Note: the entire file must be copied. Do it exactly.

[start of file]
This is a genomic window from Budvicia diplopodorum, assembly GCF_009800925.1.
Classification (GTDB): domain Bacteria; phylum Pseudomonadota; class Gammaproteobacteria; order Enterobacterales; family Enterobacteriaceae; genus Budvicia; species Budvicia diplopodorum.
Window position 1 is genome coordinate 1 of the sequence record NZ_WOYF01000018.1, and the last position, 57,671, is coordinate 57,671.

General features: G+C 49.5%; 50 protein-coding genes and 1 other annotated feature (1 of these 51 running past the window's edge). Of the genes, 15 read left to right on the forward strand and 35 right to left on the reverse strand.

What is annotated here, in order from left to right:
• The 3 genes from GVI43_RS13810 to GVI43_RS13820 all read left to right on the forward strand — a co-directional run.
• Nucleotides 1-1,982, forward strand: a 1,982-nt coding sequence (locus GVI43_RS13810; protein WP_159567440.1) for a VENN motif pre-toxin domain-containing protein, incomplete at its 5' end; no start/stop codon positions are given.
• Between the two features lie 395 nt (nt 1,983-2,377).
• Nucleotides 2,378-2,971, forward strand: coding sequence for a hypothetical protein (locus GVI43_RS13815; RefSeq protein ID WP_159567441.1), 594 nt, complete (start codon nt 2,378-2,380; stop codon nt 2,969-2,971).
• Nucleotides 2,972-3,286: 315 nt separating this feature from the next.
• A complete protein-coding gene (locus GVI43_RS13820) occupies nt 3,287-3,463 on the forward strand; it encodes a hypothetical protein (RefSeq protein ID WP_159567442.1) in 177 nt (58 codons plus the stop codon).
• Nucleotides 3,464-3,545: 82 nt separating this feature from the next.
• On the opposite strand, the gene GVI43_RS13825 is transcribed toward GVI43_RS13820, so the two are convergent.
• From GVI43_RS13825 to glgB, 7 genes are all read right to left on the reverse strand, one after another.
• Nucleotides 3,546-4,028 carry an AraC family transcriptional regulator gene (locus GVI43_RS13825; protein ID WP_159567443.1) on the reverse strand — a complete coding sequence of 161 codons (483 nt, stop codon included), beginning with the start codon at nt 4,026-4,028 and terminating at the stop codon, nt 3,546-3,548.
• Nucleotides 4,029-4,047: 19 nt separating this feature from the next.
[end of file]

This is a genomic window from Budvicia diplopodorum, assembly GCF_009800925.1.
Classification (GTDB): domain Bacteria; phylum Pseudomonadota; class Gammaproteobacteria; order Enterobacterales; family Enterobacteriaceae; genus Budvicia; species Budvicia diplopodorum.
Window position 1 is genome coordinate 1 of the sequence record NZ_WOYF01000018.1, and the last position, 57,671, is coordinate 57,671.

General features: G+C 49.5%; 50 protein-coding genes and 1 other annotated feature (1 of these 51 running past the window's edge). Of the genes, 15 read left to right on the forward strand and 35 right to left on the reverse strand.

What is annotated here, in order from left to right:
• The 3 genes from GVI43_RS13810 to GVI43_RS13820 all read left to right on the forward strand — a co-directional run.
• Nucleotides 1-1,982, forward strand: a 1,982-nt coding sequence (locus GVI43_RS13810; protein WP_159567440.1) for a VENN motif pre-toxin domain-containing protein, incomplete at its 5' end; no start/stop codon positions are given.
• Between the two features lie 395 nt (nt 1,983-2,377).
• Nucleotides 2,378-2,971, forward strand: coding sequence for a hypothetical protein (locus GVI43_RS13815; RefSeq protein ID WP_159567441.1), 594 nt, complete (start codon nt 2,378-2,380; stop codon nt 2,969-2,971).
• Nucleotides 2,972-3,286: 315 nt separating this feature from the next.
• A complete protein-coding gene (locus GVI43_RS13820) occupies nt 3,287-3,463 on the forward strand; it encodes a hypothetical protein (RefSeq protein ID WP_159567442.1) in 177 nt (58 codons plus the stop codon).
• Nucleotides 3,464-3,545: 82 nt separating this feature from the next.
• On the opposite strand, the gene GVI43_RS13825 is transcribed toward GVI43_RS13820, so the two are convergent.
• From GVI43_RS13825 to glgB, 7 genes are all read right to left on the reverse strand, one after another.
• Nucleotides 3,546-4,028 carry an AraC family transcriptional regulator gene (locus GVI43_RS13825; protein ID WP_159567443.1) on the reverse strand — a complete coding sequence of 161 codons (483 nt, stop codon included), beginning with the start codon at nt 4,026-4,028 and terminating at the stop codon, nt 3,546-3,548.
• Nucleotides 4,029-4,047: 19 nt separating this feature from the next.